Best Driving Tips from a Long-Haul Truck Driver

One of my faithful readers over the years has been Tom Duregger—which might be surprising if you think mainly women read my column (not true at all). Tom was an over-the-road trucker (which means you drive long trips) for 34 years. Eventually he owned his own small fleet of trucks and then launched a business called Duregger Logistics (Google it or go to Tom is basically a freight broker who figures out how to get goods to a client’s desired location the cheapest and safest way possible.

I had wasted much energy blaming and criticizing other motorists over the decades. It finally comes down to a conscious decision to cut the blame and anger out of one’s own responses to what we see happening on the road.

His website says, “Good stewardship with the shipper’s transportation dollar is realized and appreciated by the clientele.” They strive for positive relationships between the shipper, the broker (the company arranging things), and the carrier. Who knew there were brokers for such things?

Not me.

Tom also subscribes to the stress tips from Third Way Café and at one point last year responded to a tip advocating letting the actions of other drivers roll off your back. (Not literally, but to let go of stressful feelings when aggressive or stupid drivers jerk your driving chain.)

So I was fascinated to receive Tom’s response to that tip as a long-term, long-haul driver who still works in the freight business. He wrote this as advice for others which I promised to use in the column sometime (and got his permission to do so)

I have found that most driving stress is caused by our own expectations about how everyone else “should be driving.” When I reduced my expectations of the “other guys” to ZERO, I became a more alert defensive driver, much calmer, leaving emotion out of the equation.

ZERO means ZERO. For example, do not expect anyone to stop for a stop sign or drive on the correct side of the road. When you see a problem, take evasive action. When you leave anger, name calling, and blame out of it, you can focus your energies into doing what needs to be done to get to where you are going in one piece! Do not become angry, because your anger will not improve anyone else’s driving. Trust me on this.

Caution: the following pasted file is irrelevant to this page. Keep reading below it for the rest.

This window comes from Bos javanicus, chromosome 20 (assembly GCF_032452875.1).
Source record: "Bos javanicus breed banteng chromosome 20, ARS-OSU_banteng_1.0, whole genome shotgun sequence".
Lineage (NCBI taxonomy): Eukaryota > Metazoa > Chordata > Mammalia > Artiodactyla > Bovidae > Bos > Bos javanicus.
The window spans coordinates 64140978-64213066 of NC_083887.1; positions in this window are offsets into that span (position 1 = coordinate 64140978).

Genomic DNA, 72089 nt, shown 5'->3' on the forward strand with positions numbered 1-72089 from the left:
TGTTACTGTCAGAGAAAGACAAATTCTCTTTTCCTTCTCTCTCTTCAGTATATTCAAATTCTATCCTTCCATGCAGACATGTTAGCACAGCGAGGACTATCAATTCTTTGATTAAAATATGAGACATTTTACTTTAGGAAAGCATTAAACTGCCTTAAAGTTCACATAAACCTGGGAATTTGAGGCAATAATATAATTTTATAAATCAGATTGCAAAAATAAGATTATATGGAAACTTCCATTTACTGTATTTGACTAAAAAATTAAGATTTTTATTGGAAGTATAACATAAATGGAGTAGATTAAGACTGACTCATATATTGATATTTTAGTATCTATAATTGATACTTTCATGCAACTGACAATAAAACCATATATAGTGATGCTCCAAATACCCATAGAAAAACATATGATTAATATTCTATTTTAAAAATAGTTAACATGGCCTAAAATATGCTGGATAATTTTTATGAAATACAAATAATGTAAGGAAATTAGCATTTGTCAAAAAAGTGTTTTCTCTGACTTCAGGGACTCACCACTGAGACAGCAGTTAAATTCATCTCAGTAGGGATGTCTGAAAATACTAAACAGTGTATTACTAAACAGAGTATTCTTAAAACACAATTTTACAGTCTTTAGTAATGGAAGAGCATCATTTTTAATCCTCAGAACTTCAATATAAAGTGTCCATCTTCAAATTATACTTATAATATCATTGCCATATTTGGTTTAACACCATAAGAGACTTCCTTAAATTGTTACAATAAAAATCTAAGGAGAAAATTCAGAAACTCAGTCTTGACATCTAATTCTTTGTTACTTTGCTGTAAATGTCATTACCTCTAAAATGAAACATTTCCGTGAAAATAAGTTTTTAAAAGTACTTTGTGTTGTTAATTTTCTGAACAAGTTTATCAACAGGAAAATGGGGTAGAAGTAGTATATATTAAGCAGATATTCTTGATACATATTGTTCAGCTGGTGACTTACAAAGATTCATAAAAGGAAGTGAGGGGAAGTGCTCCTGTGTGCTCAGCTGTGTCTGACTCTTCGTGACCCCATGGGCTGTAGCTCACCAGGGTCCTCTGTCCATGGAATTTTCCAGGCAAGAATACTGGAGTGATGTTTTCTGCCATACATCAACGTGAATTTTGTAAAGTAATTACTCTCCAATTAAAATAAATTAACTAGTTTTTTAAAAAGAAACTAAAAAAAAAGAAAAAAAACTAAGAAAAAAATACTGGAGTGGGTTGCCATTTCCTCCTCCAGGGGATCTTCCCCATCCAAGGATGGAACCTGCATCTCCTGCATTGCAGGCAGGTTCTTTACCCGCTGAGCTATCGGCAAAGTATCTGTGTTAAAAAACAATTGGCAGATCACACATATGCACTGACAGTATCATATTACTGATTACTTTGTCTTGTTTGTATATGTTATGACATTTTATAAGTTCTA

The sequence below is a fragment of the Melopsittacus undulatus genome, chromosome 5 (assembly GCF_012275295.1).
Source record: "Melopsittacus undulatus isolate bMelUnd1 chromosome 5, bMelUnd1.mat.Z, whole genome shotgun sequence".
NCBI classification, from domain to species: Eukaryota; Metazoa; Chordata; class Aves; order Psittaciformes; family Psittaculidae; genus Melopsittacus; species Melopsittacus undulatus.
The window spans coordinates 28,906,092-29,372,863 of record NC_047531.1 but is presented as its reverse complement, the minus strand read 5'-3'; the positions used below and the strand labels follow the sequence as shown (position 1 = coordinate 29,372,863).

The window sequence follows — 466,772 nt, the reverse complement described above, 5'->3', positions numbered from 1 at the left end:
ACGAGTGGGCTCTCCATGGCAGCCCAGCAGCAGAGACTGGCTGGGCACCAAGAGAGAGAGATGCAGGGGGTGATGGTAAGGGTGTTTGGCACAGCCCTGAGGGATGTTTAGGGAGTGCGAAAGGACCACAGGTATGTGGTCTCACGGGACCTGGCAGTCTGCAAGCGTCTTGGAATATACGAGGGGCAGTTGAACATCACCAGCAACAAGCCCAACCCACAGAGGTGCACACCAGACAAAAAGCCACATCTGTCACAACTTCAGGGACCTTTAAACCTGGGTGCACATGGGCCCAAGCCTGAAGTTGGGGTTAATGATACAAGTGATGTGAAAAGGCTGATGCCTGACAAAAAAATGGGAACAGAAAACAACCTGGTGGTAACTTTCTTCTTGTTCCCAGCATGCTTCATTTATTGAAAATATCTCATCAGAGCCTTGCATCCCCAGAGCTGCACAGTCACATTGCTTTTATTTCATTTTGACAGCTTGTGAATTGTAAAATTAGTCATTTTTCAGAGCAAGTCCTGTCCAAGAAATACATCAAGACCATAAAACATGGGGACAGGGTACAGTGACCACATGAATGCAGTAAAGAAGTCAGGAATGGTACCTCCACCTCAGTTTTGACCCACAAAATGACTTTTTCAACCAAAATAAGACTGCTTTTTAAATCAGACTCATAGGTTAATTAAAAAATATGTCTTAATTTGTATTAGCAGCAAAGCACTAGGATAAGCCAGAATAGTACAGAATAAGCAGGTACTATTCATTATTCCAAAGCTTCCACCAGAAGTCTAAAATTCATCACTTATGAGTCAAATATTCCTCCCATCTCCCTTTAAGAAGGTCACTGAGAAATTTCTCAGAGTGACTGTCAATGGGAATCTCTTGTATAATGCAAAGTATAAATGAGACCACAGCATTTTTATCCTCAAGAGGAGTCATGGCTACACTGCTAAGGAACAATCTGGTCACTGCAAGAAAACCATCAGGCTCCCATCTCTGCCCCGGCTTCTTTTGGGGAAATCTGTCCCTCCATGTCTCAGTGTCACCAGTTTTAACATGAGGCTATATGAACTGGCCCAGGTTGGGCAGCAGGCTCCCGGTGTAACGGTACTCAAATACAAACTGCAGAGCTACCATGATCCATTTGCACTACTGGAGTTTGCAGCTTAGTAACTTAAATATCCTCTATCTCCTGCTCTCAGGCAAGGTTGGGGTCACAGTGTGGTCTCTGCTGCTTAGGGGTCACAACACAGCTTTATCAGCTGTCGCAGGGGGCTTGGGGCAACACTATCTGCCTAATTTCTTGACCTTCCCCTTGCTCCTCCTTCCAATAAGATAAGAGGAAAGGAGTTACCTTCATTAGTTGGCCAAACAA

You will know you have mastered this technique when you can take automotive evasive action without raising your heart rate—during or after—a dangerous episode. Adopting this attitude will also have a positive effect on avoiding collisions with deer. Instead of panicking (which is an emotional response), one’s evasive maneuver mode will kick in. It is a worthy goal to shoot for and may take some time to reach, but you can do this if you are willing to change your perspective.

He wrote that so well I thought it was best just coming straight from the trucking expert’s mouth. In other words, plan for everyone else on the road to drive horribly and you’ll be ready for anything.

But, he cautions, as you implement this plan, make sure your own driving is squeaky clean and above reproach, such as never tailgating, allow proper following distances, always be on the alert (which means no texting, no fiddling with radio, no checking your teeth or make up).

I especially liked the little testimony added after his advice: “This lesson took me millions of miles of heavy-duty truck driving to finally learn! I had wasted much energy blaming and criticizing other motorists over the decades. It finally comes down to a conscious decision to cut the blame and anger out of one’s own responses to what we see happening on the road. It would be nice if folks could learn this by just accepting the concept as true, period. And implement the remedy right away!”

Tom is open about his Christian faith and notes that you can apply this principle to many other areas of life. “As I have explained to my kids, there is just not enough time in life to learn everything personally by trial and error!”

Learning from Tom’s millions of miles can be a lifesaver over the busy holiday weekend coming up soon, and as millions take to the roads to take their young adults back to college or head to fall sports activities.

Most of us can benefit from brushing up our driving skills, our road courtesy, and just accepting the fact that there are going to be drivers making bad decisions and mistakes out there—including truckers.

Thanks for writing my column for me today, Tom, and maybe saving someone from tragedy.

Is this helpful for you? Do you recognize yourself here? Or can an you think of someone you wish would read it and put it into practice? Comment on Another Way Newspaper Column Facebook page, or send to

Posted 8/14/2014 7:00:00 AM

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